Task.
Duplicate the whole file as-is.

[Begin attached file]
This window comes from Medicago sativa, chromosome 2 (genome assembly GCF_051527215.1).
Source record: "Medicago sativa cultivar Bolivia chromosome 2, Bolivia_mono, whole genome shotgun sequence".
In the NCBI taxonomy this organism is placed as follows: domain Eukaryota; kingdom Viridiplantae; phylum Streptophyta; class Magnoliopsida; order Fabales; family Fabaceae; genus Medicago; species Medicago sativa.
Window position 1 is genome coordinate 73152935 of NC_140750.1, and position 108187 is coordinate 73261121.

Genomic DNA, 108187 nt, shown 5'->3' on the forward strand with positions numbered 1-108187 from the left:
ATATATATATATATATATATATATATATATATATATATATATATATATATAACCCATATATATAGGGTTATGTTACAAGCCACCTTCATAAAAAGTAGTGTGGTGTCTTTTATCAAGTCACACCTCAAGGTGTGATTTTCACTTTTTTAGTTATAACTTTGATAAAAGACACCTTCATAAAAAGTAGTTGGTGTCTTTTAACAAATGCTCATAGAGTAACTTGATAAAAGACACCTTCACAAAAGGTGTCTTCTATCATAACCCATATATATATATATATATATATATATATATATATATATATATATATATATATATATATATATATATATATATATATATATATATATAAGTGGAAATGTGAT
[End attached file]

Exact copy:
This window comes from Medicago sativa, chromosome 2 (genome assembly GCF_051527215.1).
Source record: "Medicago sativa cultivar Bolivia chromosome 2, Bolivia_mono, whole genome shotgun sequence".
In the NCBI taxonomy this organism is placed as follows: domain Eukaryota; kingdom Viridiplantae; phylum Streptophyta; class Magnoliopsida; order Fabales; family Fabaceae; genus Medicago; species Medicago sativa.
Window position 1 is genome coordinate 73152935 of NC_140750.1, and position 108187 is coordinate 73261121.

Genomic DNA, 108187 nt, shown 5'->3' on the forward strand with positions numbered 1-108187 from the left:
ATATATATATATATATATATATATATATATATATATATATATATATATATAACCCATATATATAGGGTTATGTTACAAGCCACCTTCATAAAAAGTAGTGTGGTGTCTTTTATCAAGTCACACCTCAAGGTGTGATTTTCACTTTTTTAGTTATAACTTTGATAAAAGACACCTTCATAAAAAGTAGTTGGTGTCTTTTAACAAATGCTCATAGAGTAACTTGATAAAAGACACCTTCACAAAAGGTGTCTTCTATCATAACCCATATATATATATATATATATATATATATATATATATATATATATATATATATATATATATATATATATATATATATATATATATATAAGTGGAAATGTGAT